The Way You Make Me Feel — Maurene Goo (ARC Review)

The Way You Make Me Feel by Maurene Goo

 

TITLE: The Way You Make Me Feel

AUTHOR: Maurene Goo

RELEASES: May 8th, 2018; Farrar, Straus and Giroux

GENRE: Contemporary

AGE RANGE: YA

SYNOPSIS: Clara Shin lives for pranks and disruption. When she takes one joke too far, her dad sentences her to a summer working on his food truck, the KoBra, alongside her uptight classmate Rose Carver. Not the carefree summer Clara had imagined. But maybe Rose isn’t so bad. Maybe the boy named Hamlet (yes, Hamlet) crushing on her is pretty cute. Maybe Clara actually feels invested in her dad’s business. What if taking this summer seriously means that Clara has to leave her old self behind?

With Maurene Goo’s signature warmth and humor, The Way You Make Me Feel is a relatable story of falling in love and finding yourself in the places you’d never thought to look.

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First of all, how gorgeous is this cover? Second, this was genuinely one of the most heartwarming novels I have read in a very long time, and I hope that every YA contemporary fan will pick it up and give it a shot!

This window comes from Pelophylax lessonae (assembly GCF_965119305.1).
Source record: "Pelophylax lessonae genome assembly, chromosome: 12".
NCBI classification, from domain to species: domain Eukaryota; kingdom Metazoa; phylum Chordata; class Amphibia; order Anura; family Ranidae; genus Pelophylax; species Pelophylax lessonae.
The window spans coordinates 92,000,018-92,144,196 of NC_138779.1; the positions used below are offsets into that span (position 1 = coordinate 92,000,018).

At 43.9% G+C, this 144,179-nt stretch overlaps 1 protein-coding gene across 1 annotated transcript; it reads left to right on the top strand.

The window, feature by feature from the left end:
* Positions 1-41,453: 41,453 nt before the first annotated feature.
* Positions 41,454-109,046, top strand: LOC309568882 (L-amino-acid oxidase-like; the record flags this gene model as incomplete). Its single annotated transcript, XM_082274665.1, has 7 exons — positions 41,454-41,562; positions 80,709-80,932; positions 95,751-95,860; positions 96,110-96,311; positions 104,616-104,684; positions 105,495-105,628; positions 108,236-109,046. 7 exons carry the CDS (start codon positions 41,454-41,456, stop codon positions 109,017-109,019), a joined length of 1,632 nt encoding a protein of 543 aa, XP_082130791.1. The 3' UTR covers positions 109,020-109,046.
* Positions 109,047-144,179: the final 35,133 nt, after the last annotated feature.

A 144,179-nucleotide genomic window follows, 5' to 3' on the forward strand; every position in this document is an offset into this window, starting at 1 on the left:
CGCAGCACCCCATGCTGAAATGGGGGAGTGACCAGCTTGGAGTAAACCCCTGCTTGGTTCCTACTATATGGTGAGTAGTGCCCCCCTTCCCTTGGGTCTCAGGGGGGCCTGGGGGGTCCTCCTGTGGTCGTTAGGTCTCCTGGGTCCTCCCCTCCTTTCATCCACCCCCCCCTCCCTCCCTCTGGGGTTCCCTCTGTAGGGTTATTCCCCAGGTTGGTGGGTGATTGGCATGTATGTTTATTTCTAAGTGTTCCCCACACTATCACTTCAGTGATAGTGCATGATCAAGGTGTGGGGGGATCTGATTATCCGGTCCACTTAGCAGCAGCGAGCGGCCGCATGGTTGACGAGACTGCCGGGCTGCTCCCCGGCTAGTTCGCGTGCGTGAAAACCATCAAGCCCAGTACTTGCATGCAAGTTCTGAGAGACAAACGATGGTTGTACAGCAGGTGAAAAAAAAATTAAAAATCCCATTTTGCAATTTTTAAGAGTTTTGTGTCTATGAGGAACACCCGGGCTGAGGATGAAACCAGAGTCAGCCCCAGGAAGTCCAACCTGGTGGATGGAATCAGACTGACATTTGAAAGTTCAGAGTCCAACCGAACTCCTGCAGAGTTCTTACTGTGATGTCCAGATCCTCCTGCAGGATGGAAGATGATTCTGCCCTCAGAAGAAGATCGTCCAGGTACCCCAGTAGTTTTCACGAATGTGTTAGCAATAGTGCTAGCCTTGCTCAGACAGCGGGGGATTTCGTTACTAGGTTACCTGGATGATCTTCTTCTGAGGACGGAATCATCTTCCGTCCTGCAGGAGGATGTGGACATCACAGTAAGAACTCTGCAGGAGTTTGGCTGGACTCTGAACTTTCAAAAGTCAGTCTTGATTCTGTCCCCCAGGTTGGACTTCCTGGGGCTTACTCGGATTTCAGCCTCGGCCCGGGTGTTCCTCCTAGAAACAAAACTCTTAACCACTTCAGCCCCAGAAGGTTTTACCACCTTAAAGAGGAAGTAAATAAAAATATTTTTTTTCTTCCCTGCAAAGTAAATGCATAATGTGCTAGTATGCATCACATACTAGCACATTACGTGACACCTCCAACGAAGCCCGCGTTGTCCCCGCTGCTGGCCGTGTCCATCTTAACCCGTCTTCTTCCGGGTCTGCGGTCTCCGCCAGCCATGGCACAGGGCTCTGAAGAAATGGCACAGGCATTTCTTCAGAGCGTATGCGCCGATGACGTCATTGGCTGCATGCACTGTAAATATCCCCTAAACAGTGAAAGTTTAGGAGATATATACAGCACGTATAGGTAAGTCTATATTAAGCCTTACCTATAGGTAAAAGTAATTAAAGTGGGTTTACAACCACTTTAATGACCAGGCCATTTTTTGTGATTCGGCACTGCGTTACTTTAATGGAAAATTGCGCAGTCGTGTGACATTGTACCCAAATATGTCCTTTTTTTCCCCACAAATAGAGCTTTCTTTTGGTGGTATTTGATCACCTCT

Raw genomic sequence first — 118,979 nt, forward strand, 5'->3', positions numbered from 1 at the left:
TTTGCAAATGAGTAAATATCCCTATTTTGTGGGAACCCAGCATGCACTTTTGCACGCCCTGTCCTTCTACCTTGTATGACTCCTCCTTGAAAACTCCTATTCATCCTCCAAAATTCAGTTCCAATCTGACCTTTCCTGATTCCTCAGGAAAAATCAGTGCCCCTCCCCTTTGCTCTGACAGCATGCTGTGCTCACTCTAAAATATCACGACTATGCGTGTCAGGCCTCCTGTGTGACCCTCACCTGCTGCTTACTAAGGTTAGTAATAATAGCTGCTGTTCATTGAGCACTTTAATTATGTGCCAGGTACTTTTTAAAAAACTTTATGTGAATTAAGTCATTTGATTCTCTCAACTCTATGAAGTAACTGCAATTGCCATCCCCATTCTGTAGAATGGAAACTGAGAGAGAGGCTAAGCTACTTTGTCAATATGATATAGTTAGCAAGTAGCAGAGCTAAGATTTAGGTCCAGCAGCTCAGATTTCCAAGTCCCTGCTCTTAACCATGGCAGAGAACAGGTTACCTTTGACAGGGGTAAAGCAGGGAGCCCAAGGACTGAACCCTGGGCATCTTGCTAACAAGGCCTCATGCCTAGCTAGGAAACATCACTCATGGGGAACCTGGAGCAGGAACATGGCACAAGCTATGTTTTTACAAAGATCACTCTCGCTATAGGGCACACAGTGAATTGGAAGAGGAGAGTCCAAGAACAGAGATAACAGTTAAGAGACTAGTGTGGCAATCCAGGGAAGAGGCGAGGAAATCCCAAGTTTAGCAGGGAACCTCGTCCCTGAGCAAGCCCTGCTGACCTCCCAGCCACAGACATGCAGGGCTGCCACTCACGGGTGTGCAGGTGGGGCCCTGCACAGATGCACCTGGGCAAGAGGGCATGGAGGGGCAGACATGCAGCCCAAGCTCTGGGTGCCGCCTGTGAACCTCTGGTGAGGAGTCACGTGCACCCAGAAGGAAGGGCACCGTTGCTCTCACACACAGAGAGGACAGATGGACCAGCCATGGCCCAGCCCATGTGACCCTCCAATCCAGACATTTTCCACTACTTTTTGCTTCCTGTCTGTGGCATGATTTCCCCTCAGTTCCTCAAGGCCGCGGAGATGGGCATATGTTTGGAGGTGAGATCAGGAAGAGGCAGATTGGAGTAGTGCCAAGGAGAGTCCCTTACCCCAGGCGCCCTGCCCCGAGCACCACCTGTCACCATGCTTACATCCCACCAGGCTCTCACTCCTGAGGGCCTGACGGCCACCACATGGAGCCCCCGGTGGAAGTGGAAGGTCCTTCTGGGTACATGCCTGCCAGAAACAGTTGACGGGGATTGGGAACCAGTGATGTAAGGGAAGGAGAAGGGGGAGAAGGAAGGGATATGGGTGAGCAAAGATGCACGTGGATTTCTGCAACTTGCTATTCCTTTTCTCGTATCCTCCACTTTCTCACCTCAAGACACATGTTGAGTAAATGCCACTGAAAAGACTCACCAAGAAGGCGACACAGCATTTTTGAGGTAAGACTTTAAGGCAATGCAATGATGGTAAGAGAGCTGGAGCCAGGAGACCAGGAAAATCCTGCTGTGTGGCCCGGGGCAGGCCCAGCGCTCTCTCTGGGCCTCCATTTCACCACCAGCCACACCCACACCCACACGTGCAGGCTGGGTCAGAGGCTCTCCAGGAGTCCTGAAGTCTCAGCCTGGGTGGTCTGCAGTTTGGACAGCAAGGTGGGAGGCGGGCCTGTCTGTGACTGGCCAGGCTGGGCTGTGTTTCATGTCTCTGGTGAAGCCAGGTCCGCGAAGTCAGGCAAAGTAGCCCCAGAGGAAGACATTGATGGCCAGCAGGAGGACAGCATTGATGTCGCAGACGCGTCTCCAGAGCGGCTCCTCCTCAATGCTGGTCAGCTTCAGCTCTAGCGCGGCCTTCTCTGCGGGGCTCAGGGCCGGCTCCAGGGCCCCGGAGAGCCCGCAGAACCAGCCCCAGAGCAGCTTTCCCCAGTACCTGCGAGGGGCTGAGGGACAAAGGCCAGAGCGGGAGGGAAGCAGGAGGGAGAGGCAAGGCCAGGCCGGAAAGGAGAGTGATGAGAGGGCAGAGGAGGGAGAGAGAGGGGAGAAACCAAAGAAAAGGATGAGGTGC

I hated when my dad gendered the stupid truck. To retaliate, I called my boobs Brock and Chad, which my dad hated with equal fervor.

thewayyoumakemefeelsm

First of all, Clara is absolutely hilarious. She’s so awkward, and cynical, and weird, and her sense of humor is so similar to the way mine was at that age that I immediately clicked with her. She’s horribly sarcastic, to the point of obnoxiousness, because she doesn’t want to get hurt by the world around her, and that was a big part of my outlook on the world at that age, too.

I looked at Rose. “Let her tell the story. She’s really unbiased, like Fox News.”

Not only was her sarcasm so fun to read for me, but she’s constantly making these quips with quiet, tongue-in-cheek commentary on the current sociopolitical climate, as well as race issues and discriminatory struggles going on in the US, that I found myself more than once laughing as I nodded along to the points she made. Honestly, I could go on for a while about how much I just loved Clara all on her own.